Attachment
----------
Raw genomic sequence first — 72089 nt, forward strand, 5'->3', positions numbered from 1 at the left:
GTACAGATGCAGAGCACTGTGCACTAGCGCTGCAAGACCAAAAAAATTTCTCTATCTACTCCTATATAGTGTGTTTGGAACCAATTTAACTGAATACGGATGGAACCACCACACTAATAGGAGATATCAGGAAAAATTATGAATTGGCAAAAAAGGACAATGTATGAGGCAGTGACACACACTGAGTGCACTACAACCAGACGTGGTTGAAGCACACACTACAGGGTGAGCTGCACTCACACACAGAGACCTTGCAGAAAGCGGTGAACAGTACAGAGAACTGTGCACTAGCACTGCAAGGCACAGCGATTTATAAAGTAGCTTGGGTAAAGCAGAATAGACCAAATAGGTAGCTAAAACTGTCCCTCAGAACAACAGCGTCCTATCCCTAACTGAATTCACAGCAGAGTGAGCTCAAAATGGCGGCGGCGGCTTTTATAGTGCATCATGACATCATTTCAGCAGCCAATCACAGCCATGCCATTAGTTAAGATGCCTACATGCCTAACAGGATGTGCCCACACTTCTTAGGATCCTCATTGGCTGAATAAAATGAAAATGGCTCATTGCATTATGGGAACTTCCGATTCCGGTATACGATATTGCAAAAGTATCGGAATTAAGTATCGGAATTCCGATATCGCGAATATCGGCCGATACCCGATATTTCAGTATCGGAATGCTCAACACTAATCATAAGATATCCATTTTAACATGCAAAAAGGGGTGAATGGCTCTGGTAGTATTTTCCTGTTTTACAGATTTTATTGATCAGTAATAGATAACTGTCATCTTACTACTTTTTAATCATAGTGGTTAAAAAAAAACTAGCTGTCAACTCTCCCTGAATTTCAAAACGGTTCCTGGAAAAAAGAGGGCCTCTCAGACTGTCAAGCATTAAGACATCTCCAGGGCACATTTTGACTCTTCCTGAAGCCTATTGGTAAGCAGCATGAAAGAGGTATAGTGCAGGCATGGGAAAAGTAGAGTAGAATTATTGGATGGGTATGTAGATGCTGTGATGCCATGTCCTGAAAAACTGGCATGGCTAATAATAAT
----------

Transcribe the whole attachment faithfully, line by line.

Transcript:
Raw genomic sequence first — 72089 nt, forward strand, 5'->3', positions numbered from 1 at the left:
GTACAGATGCAGAGCACTGTGCACTAGCGCTGCAAGACCAAAAAAATTTCTCTATCTACTCCTATATAGTGTGTTTGGAACCAATTTAACTGAATACGGATGGAACCACCACACTAATAGGAGATATCAGGAAAAATTATGAATTGGCAAAAAAGGACAATGTATGAGGCAGTGACACACACTGAGTGCACTACAACCAGACGTGGTTGAAGCACACACTACAGGGTGAGCTGCACTCACACACAGAGACCTTGCAGAAAGCGGTGAACAGTACAGAGAACTGTGCACTAGCACTGCAAGGCACAGCGATTTATAAAGTAGCTTGGGTAAAGCAGAATAGACCAAATAGGTAGCTAAAACTGTCCCTCAGAACAACAGCGTCCTATCCCTAACTGAATTCACAGCAGAGTGAGCTCAAAATGGCGGCGGCGGCTTTTATAGTGCATCATGACATCATTTCAGCAGCCAATCACAGCCATGCCATTAGTTAAGATGCCTACATGCCTAACAGGATGTGCCCACACTTCTTAGGATCCTCATTGGCTGAATAAAATGAAAATGGCTCATTGCATTATGGGAACTTCCGATTCCGGTATACGATATTGCAAAAGTATCGGAATTAAGTATCGGAATTCCGATATCGCGAATATCGGCCGATACCCGATATTTCAGTATCGGAATGCTCAACACTAATCATAAGATATCCATTTTAACATGCAAAAAGGGGTGAATGGCTCTGGTAGTATTTTCCTGTTTTACAGATTTTATTGATCAGTAATAGATAACTGTCATCTTACTACTTTTTAATCATAGTGGTTAAAAAAAAACTAGCTGTCAACTCTCCCTGAATTTCAAAACGGTTCCTGGAAAAAAGAGGGCCTCTCAGACTGTCAAGCATTAAGACATCTCCAGGGCACATTTTGACTCTTCCTGAAGCCTATTGGTAAGCAGCATGAAAGAGGTATAGTGCAGGCATGGGAAAAGTAGAGTAGAATTATTGGATGGGTATGTAGATGCTGTGATGCCATGTCCTGAAAAACTGGCATGGCTAATAATAAT